GROUND COVER: Iris cristata (Dwarf Crested Iris)

Iris cristata, Dwarf Crested Iris

Iris cristata, Dwarf Crested Iris
Photo © 2017 Elaine Mills

Tried and True Native Plant Selections for the Mid-Atlantic

Indigenous mostly to southern Virginia, this diminutive iris is also native to Fairfax and Prince William counties as well as seven counties in Pennsylvania and Maryland and in the District of Columbia. Its colorful blooms and easy culture make it a valuable addition to a woodland garden. Spring flowers in various shades of purple form a lovely carpet.

Learn more . . .

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Between the Rows – April Edition

Welcome veggie gardeners! 

It’s time to check out the April VCE Garden Guide for vegetable and herb gardening!

VCE supports local gardeners with a host of resources, including free classes, plant clinics and this newsletter. Want to know more? Subscribe here to receive future editions.

All the garden guides are available at VCE Garden Guide under Resources on the MGNV site.

VCE Garden Guide - Between the Rows


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GROUND COVER: Packera aurea (Golden Ragwort)

Packera aurea, Golden Ragwort

Packera aurea, Golden Ragwort Flower Detail
Photo © 2015 Elaine Mills

Tried and True Native Plant Selections for the Mid-Atlantic

Earlier classified as Senecio aureus, this native wildflower grows in moist
fields and woods throughout much of the eastern half of North America
and as far west as Texas. Golden flowers bloom for about three weeks and
after they have faded, shiny basal foliage serves as a pretty ground cover.

Learn more . . .

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Ladybugs and Their Larvae

By Mary Free, Certified Master Gardener

If you are outside working in your garden, or just enjoying the many flowers that bloom throughout the growing season, then you may happen upon ladybugs or lady beetles. The most common ones in this area, though, are not native to North America.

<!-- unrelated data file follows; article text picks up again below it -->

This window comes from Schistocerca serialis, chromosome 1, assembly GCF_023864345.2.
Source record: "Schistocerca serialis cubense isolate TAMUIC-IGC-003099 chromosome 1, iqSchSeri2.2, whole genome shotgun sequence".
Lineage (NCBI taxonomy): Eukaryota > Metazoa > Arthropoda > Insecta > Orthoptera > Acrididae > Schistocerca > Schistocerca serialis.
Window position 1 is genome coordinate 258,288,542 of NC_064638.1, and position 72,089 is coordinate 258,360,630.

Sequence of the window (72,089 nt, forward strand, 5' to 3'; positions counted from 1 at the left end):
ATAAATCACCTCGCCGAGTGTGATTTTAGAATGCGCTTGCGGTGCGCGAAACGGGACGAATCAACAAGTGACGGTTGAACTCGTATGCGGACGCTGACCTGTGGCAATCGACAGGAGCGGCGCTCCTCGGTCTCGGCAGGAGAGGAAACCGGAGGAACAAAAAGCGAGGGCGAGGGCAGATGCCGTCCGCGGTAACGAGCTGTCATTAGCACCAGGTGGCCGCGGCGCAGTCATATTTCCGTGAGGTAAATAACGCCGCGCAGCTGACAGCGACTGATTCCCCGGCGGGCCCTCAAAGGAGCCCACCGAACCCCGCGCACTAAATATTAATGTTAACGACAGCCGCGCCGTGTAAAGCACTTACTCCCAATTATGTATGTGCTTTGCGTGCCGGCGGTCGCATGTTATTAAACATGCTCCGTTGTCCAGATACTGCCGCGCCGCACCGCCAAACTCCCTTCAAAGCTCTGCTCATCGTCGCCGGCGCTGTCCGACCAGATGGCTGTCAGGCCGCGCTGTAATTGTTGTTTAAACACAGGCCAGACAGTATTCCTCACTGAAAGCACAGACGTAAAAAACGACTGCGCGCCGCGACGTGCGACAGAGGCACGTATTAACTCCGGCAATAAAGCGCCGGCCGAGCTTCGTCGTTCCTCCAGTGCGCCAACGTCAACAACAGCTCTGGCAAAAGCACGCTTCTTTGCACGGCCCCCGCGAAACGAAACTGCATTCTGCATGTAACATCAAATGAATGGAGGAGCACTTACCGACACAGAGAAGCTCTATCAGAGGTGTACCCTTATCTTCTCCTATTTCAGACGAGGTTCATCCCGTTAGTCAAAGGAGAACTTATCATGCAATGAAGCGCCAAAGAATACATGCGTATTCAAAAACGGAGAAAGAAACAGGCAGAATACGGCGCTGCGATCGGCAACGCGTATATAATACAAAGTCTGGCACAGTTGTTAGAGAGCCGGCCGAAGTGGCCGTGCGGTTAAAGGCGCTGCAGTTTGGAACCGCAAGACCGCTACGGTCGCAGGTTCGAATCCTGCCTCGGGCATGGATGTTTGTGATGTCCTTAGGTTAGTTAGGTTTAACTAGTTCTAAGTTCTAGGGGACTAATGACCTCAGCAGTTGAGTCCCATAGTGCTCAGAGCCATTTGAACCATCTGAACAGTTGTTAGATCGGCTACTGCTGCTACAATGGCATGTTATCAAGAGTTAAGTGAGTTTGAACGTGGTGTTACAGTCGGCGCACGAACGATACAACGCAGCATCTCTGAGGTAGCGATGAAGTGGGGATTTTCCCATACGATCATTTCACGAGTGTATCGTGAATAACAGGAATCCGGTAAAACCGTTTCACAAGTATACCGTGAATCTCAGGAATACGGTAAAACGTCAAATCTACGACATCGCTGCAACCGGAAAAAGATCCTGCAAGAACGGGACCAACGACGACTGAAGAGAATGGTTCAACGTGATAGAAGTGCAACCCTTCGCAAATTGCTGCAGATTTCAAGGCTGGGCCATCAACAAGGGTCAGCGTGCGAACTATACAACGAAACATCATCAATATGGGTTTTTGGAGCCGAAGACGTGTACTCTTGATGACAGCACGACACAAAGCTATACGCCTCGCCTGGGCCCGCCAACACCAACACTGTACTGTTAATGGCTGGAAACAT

The number of lady beetles native to the eastern United States has decreased dramatically since mid-1980, concurrent with the establishment of non-native lady bugs and changes in agricultural land use. Concerned about this decline, Cornell University researchers coordinated with 4-H Cooperative Extension Master Gardeners in 2000 to undertake The Lost Ladybug Project to survey ladybug populations in New York State. In 2006, an exciting discovery occurred in our own backyard–in Arlington, Virginia. The ten- and eleven-year old Penhale siblings discovered a scarce native nine-spotted ladybug, last sighted in the northeast in 1992. Their keen observation provided valuable information to researchers. With development of survey methods and a database, The Lost Ladybug Project secured grant-funding and expanded nationwide. Learn more about our native ladybugs and how to particpiate in finding, collecting, and photographing ladybugs for this Project.Coccinella septempunctata or the seven-spotted lady beetle is known as the Ladybird of Europe and was first introduced in the 1950’s to control aphids. Most have seven black spots on a red or orange body. Usually there are three black spots on each elytron (the hardened forewing) plus one black spot bridging the two elytra with a whitish patch on either side.  Continue reading

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Garden Myth Busters!

Releasing Lady Beetles to Control Pests

Based on an intern project by Rachel Vecchio, Certified Master Gardener

Hippodamia convergens—convergent lady beetle.

Hippodamia convergens (convergent lady beetle) 
Photo © 2017 John Rusk

THE MYTH: It’s a good idea to release lady beetles in the garden in summer to help control pests.

THE REALITY: Despite their adorable appearance and gentle nature, lady beetles are proven voracious eaters, particularly of aphids and mites. The question, though, is whether this appetite justifies releasing lady beetles in the garden to help control those pests and others.

Continue reading

Posted in MG in the Garden

SHRUB: Fothergilla gardenii (Dwarf Fothergilla)

Fothergilla gardenii

Tried and True Native Plant Selections for the Mid-Atlantic

Native to southeastern coastal areas, Dwarf Fothergilla shines three seasons of the year. Spring brings sweetly-scented, white bottlebrush flowers that welcome pollinators. Its summer dress is a pretty green. Fall leaf color is spectacular, turning exquisite shades of yellow, orange or red that brighten up the woodland garden.

More information . . .

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